On September 25, USACE tribal liaison members visited FEMA's National Response Coordination Center in Washington, D.C. Georgeie Reynolds, senior tribal liaison, USACE HQ, Paul Cloutier, NWD Tribal Liaison, Rebecca Klein, Army National Guard assigned to the USACE Tribal program, and Ron Kneebone, Albuquerque district tribal liaison, met with FEMA personnel in order to lay out a path forward for better collaboration efforts between the two agencies in order to better assist tribal nations during emergencies.
“Since both of our agencies work to assist tribes in an emergency, if we understood each other’s mission better, we would be able to respond more quickly and efficiently in order to provide a more cohesive response to the tribes’ needs,” said Kneebone.
Some of the topics the two agencies hope to address are: What operations does FEMA do versus USACE? What are the directives of each agency? Where do the agencies intersect and where are the missions different?
One opportunity is to hold joint training for Tribal Nations with both FEMA and USACE at future National Congress of American Indians (NCAI) meetings, as well as at smaller regional meetings, such as United South and Eastern Tribes (USET) and Associated Tribes of Northern Indians (ATNI). Other possibilities include Corps’ tribal liaisons staffing the FEMA tribal desk at the National Response Coordination Center (NRCC) at FEMA headquarters during emergencies, and possible cross-training for both agency representatives.
“This partnership has come about as a direct result of requests from various tribes nationwide,” said Kneebone. The life-changing fires, and resulting floods throughout the country within the last few years, have had devastating and long-term effects on a number of tribes,” he said. “The more efficiently and timely we can assist the tribes, the more helpful our assistance will be.”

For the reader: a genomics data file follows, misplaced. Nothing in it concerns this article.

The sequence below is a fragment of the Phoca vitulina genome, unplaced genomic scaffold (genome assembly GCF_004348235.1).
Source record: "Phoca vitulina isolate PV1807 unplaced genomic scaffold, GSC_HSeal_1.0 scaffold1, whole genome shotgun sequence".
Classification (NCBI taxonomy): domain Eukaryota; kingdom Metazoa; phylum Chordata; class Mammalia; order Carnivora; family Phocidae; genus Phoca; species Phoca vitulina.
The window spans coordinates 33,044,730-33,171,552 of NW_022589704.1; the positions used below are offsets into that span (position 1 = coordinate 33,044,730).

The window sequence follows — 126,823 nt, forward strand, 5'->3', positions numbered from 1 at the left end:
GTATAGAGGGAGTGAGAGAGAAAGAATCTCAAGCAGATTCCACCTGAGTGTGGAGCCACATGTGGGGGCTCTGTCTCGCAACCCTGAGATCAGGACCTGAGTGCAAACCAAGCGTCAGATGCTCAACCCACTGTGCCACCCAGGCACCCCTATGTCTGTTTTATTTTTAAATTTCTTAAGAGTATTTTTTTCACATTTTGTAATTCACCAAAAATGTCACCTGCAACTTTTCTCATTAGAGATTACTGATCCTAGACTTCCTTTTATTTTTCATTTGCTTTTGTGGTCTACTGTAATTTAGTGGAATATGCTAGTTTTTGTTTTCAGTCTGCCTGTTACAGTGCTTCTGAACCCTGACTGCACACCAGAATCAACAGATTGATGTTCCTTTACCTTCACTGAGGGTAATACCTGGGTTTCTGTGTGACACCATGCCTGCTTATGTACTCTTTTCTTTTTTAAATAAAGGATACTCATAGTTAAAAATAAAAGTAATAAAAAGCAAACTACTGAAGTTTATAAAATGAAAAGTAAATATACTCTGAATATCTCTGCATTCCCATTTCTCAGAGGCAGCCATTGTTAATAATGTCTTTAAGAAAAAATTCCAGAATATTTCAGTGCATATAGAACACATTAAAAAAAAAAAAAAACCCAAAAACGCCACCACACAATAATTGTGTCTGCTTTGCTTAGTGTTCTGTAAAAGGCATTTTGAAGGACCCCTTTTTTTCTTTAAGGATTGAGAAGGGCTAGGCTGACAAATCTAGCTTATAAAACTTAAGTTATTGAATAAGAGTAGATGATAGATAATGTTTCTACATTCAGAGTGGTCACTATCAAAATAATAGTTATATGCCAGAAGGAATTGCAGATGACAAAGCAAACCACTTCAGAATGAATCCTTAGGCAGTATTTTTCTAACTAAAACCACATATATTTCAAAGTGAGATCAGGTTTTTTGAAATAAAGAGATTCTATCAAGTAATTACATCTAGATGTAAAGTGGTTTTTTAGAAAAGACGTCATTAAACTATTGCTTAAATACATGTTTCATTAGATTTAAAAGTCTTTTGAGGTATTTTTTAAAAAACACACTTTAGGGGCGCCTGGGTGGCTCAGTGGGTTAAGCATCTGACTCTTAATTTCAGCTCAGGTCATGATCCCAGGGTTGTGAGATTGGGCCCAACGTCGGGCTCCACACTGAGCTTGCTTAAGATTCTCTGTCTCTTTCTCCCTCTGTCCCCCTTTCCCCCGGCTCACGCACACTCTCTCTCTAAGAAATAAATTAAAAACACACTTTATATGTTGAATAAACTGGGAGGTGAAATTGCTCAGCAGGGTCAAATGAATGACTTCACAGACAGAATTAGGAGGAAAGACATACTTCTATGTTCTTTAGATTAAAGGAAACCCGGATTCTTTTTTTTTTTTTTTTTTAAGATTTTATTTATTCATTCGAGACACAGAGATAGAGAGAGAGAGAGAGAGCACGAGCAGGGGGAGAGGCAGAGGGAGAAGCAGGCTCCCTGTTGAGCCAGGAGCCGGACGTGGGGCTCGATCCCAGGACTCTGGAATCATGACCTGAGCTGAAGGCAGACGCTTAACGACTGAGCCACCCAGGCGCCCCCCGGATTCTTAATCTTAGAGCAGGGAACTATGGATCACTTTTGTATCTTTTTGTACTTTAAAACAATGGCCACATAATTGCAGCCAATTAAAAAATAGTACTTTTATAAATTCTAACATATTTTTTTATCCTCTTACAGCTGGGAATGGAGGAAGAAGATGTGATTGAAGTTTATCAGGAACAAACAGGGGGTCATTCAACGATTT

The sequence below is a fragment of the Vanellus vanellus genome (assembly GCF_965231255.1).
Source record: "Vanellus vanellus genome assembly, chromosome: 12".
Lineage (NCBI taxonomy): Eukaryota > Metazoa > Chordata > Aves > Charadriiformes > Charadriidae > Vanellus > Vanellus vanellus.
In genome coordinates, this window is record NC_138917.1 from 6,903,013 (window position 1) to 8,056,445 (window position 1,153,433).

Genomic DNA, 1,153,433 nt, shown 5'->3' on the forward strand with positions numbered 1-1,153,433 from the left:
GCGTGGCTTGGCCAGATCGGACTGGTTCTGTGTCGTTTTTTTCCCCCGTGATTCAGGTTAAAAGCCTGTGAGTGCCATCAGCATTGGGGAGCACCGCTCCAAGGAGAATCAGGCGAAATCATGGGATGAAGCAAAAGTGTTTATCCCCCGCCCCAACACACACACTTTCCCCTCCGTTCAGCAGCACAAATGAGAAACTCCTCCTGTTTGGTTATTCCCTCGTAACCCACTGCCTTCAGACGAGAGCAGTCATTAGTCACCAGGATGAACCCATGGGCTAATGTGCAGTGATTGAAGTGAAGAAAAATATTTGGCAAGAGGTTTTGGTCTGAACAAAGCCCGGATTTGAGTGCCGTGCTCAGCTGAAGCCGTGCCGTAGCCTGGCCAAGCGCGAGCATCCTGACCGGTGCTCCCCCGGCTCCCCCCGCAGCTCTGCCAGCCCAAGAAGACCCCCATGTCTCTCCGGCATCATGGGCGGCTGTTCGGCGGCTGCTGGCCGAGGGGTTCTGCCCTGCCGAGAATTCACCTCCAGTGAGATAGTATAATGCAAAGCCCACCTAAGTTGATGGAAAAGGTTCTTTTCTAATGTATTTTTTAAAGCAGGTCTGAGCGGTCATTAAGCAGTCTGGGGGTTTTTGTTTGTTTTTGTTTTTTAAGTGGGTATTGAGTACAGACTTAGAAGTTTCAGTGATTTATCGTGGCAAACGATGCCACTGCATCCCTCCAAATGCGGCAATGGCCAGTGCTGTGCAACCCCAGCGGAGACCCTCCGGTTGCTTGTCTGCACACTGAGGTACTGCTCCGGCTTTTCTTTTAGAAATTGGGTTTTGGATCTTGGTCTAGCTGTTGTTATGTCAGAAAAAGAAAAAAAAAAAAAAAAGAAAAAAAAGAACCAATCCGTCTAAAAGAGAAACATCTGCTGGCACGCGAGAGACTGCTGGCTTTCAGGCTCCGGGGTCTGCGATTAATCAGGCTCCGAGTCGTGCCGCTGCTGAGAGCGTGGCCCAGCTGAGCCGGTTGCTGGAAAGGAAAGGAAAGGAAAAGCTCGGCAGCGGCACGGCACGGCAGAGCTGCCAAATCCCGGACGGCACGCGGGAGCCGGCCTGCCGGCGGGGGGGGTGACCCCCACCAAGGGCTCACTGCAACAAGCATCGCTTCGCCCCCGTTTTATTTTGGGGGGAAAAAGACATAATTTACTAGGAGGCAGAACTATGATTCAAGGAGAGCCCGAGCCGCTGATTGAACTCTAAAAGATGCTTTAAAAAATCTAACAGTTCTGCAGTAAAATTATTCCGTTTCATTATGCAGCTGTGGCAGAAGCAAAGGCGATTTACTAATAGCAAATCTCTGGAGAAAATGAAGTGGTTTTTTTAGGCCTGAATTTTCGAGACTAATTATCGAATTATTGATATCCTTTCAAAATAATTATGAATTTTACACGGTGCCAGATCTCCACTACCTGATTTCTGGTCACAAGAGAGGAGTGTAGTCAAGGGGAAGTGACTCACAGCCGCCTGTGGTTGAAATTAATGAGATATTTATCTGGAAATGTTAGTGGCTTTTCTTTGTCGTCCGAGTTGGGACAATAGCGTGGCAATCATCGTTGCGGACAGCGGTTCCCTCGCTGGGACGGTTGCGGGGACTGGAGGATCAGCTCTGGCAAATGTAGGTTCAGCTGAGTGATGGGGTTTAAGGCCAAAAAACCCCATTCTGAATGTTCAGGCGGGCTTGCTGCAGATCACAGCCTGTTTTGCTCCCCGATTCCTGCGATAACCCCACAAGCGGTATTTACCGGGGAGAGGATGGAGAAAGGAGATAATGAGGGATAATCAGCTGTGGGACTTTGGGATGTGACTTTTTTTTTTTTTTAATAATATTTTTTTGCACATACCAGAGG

The Albuquerque District is also working on the FEMA/Corps partnership locally. The district sponsored the FEMA Region 6 Sandy Recovery Act 2013 Overview and Training on September 11, 2013. This training was held because of recent changes pertaining to the Stafford Act, which outlines the procedures for declaring an emergency. An amendment to the Stafford Act was included in the Sandy Recovery Act. Prior to the amendment, tribal nations needed to go through the governor of the state in order to request a presidential disaster declaration, or to receive emergency assistance. This important amendment now recognizes tribes as individual, sovereign nations, which allows them a choice of either going through the governor (the state), or directly to the President on their own to request an emergency declaration or disaster assistance.
The following agencies participated in the conference: the U.S. Army Corps of Engineers, U.S. Department Administration Department of Food and Nutrition, Department of Energy, the Department of Housing and Urban Development, Small Business Administration, and the Department of the Interior. Several representatives from a number of New Mexico tribal nations were present to learn the new ropes of applying for disaster relief. “It is important to continue to work with FEMA and other agencies on both a national and local level,” said Kneebone.